≡ Menu

Libertarian Answer Man: Promise and Marriage Contracts


I  had a question on marriage contracts: are they enforceable contracts or just promises? I don’t see any title ownership claims being exchanged when the people just say “I will be faithful,” it sounds just like a promise, would this part of the marriage contract be enforceable and would someone who cheated be held liable for breaking this contract? I don’t see how they would… I don’t know what the wording is on the contracts, but I don’t see how someone should pay restitution or go through the legal trouble for cheating if it’s just breaking the promise.


[He is referring to my discussion of “mere promises” or binding promises not being really what contract is about, in my discussion of Rothbard’s title-transfer theory of contract, in Legal Foundations of a Free Society, chapter 9, on contract theory.]

From a civil perspective or relationship perspective it’s a promise, or a binding commitment. From a legal perspective, the entering into of such a relationship can have legal effects which in the law is called the matrimonial regime. So if you live in an area where it’s assumed that married people (people who hold themselves out as being married) they want to co-own property, their incomes, and so on. So the existence of the private relationship can give rise to implications and assumptions and legal presumptions and results. The same of course could be true with two friends or sisters who co-habitate or even a polyamorous thruple or what not who choose to have a relationship that has legal implications–or gay people or whatever. If two men call themselves married, have a wedding ceremony, etc., it can be presumed they prefer the legal incidents of their relationship to be determined pursuant to this choice, unless they do a prenup to opt-out of local default legal presumptions. Doesn’t matter if the local citizenry is conservative and doens’t recognize two men as being “married”; you can call them what you want but the point is they have manifested their intent to be co-owners, to have hospital visitation and decision rights, and so on.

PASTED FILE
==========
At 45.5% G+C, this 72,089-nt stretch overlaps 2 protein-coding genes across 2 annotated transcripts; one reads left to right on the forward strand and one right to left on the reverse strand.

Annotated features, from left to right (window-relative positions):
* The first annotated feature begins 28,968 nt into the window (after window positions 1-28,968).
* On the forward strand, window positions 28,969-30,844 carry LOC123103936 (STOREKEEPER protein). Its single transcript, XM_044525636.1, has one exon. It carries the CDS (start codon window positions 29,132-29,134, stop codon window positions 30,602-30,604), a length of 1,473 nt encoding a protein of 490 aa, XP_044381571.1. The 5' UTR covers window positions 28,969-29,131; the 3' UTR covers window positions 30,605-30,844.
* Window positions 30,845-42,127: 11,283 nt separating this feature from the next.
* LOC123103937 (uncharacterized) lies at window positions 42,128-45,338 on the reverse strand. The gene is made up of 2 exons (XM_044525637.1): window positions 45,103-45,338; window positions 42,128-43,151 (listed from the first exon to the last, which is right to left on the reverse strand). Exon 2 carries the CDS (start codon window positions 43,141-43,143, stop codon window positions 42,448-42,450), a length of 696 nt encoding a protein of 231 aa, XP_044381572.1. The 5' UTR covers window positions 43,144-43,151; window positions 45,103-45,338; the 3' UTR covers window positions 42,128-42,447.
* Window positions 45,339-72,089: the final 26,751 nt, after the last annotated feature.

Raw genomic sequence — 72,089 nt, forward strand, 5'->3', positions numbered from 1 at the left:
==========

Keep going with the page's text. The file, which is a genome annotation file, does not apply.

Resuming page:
see The Libertarian Case for Gay Marriage.

As for your more specific question: it just depends. If the local custom and law is that man and wife are co-owners and/or that a spouse owes alimony to the other in case of a divorce, then you are subject to that, unless you opt out with your own prenuptial agreement. So whether the spouse “cheating” or not changes the default assumptions about distribution of assets and alimony depends on local custom and law, or the agreement the spouses sign.

But in general, yes a promise is distinct from legal rights and contract, but words like “I promise” can have implications for how we understand what the (legally relevant) intent of the party was.

Let me know if this helps–

{ 0 comments… add one }

Leave a Reply

© 2012-2024 StephanKinsella.com CC0 To the extent possible under law, Stephan Kinsella has waived all copyright and related or neighboring rights to material on this Site, unless indicated otherwise. In the event the CC0 license is unenforceable a  Creative Commons License Creative Commons Attribution 3.0 License is hereby granted.

-- Copyright notice by Blog Copyright